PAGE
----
Quality and rural-urban comparison of tuberculosis care in Rivers State, Nigeria

  • Charles Ibiene Tobin-West
  • Anastasia Isodje


Introduction: Nigeria ranks among countries with the highest burden of tuberculosis. Yet evidence continues to indicate poor treatment outcomes which have been attributed to poor quality of care. This study aims to identify some of the systemic problems in order to inform policy decisions for improved quality of services and treatment outcomes in Nigeria. Methods: A comparative assessment of the quality of TB care in rural and urban health facilities was carried out between May and June 2013, employing the Donabedian model of quality assessment. Data was analysed using the SPSS software package version 20.0. The level of significance was set at p<0.05. Results: Health facility infrastructures were more constrained in the urban than rural settings. Both the urban and rural facilities lacked adequate facilities for infection control such as, running water, air filter respirators, hand gloves and extractor fans. Health education and HIV counselling and testing (HCT) were limited in rural facilities compared to urban facilities. Although anti-TB drugs were generally available in both settings, the DOTS strategy in patient care was completely ignored. Finally, laboratory support for diagnosis and patient monitoring was limited in the rural facilities. Conclusion: The study highlights suboptimal quality of TB care in Rivers State with limitations in health education and HCT of patients for HIV as well as laboratory support for TB care in rural health facilities. We, therefore, recommend that adequate infection control measures, strict observance of the DOTS strategy and sufficient laboratory support be provided to TB clinics in the State.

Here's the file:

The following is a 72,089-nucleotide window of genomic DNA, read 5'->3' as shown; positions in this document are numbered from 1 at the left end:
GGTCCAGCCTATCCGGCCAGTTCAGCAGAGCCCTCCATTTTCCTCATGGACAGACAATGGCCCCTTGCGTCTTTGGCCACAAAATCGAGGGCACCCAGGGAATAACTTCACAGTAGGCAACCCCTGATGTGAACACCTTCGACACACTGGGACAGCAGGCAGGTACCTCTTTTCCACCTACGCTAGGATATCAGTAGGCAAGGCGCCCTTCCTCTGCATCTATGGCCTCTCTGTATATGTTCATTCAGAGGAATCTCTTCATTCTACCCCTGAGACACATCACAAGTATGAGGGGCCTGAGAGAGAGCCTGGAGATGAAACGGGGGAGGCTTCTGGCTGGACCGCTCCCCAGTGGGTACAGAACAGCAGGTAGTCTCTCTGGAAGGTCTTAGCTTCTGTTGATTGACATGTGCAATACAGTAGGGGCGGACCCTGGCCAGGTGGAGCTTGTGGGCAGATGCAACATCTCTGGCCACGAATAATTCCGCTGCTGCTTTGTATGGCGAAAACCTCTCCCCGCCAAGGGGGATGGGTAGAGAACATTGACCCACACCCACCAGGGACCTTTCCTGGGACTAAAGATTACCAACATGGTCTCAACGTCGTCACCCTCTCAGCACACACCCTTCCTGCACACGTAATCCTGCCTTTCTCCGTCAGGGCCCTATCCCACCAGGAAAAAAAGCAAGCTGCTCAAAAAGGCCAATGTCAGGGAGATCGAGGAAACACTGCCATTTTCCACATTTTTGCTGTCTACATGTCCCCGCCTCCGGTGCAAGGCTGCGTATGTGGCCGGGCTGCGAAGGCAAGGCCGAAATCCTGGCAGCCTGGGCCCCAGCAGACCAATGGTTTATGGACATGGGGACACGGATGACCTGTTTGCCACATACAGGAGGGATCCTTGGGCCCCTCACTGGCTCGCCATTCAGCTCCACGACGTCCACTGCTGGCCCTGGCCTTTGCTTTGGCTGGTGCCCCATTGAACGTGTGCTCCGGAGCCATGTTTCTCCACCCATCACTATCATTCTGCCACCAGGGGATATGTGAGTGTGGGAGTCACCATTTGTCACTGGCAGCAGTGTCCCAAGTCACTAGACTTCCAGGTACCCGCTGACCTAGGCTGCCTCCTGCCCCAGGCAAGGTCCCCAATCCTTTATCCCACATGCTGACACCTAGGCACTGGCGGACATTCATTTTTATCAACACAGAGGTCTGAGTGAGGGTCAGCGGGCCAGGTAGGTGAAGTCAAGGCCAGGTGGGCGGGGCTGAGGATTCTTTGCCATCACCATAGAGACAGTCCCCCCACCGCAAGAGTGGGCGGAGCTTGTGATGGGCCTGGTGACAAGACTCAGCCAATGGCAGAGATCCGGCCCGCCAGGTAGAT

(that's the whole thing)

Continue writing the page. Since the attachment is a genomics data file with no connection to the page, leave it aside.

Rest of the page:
Pan African Medical Journal 2016; 24

Author Biographies

Charles Ibiene Tobin-West
College of Health Sciences, University of Port Harcourt, Nigeria; Department of Community Medicine, University of Port Harcourt Teaching Hospital, Port Harcourt, Nigeria
Anastasia Isodje
Department of Community Medicine, University of Port Harcourt Teaching Hospital, Port Harcourt, Nigeria

Journal Identifiers

eISSN: 1937-8688